CD1d is a critical molecule for the presentation of lipid antigens to natural killer (NK) T cells. To investigate the molecular complexity of CD1d, alternatively spliced transcripts in peripheral blood mononuclear cells from three healthy subjects were analyzed by PCR and sequencing methods. We found eight alternatively spliced variants of the CD1D gene (V1-V8), seven of which are newly established variants (V2-V8). V1 and V4 are in-frame; however, the other six variants (V2, V3, V5-V8) are out-of-frame. V1, V2, V4, and V5 lack a β2-microglobulin binding site (α3 domain), indicating the unstable presentation of the CD1d molecule on the surface. In V2 and V5, the transmembrane region is absent, supporting a soluble CD1d. In the V3-V8 variants, the antigen binding region (α1 and α2 domains) is partially defective, suggesting incomplete functional products. In contrast, the V1 and V2 transcripts bear the complete antigen binding site, resulting in functional proteins. Especially, the V2 splicing variant might function as an inhibitory soluble CD1d molecule and regulate the presentation of antigens on APC to NKT cells. (C) 2000 Academic Press.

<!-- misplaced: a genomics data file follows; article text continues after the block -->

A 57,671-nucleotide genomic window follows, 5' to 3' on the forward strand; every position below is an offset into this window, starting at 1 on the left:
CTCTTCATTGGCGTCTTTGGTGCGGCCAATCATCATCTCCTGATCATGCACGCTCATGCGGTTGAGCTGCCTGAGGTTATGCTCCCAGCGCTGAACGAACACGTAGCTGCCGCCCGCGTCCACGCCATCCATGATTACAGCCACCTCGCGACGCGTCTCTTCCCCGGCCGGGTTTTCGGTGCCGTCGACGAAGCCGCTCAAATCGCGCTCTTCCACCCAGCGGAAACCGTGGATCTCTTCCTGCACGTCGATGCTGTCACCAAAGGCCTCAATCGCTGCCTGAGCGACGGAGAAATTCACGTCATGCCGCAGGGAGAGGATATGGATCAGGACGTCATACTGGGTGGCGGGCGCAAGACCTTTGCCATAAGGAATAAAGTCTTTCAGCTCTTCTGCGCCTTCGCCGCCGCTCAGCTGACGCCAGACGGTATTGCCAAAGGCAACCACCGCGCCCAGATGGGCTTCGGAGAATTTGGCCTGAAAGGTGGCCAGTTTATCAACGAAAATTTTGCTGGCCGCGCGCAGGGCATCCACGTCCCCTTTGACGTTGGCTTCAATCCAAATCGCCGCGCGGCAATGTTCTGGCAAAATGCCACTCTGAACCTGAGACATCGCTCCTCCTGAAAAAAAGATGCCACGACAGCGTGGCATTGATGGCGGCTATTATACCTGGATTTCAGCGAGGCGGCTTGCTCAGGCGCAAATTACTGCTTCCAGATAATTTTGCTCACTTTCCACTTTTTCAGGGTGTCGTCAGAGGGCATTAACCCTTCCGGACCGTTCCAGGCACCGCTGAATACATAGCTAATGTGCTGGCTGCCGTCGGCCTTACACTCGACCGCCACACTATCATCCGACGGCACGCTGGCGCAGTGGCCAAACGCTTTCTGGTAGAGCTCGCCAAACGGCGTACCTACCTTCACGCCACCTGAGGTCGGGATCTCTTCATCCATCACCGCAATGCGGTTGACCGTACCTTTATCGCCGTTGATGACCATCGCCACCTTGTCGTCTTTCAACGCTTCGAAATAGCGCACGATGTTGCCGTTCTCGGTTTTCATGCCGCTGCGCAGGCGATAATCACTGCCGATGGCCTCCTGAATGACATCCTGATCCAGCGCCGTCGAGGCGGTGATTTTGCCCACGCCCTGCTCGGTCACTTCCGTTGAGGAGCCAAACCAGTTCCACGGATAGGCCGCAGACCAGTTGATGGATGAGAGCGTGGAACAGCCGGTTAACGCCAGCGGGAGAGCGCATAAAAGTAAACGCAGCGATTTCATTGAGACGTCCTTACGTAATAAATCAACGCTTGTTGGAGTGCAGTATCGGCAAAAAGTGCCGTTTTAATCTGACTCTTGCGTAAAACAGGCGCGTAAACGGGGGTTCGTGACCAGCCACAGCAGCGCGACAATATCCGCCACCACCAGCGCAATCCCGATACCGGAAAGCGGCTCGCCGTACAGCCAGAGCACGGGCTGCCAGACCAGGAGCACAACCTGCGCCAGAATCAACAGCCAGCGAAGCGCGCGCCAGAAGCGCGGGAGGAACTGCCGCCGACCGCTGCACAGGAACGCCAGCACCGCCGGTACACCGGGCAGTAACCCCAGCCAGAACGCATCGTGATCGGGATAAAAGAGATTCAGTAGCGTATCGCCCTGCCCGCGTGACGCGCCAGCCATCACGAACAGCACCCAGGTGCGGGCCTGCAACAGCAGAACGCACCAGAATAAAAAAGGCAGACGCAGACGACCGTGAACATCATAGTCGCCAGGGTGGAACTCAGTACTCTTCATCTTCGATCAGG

|Number of pages||5|
|Journal||Biochemical and Biophysical Research Communications|
|Publication status||Published - Sep 16 2000|
All Science Journal Classification (ASJC) codes
- Molecular Biology
- Cell Biology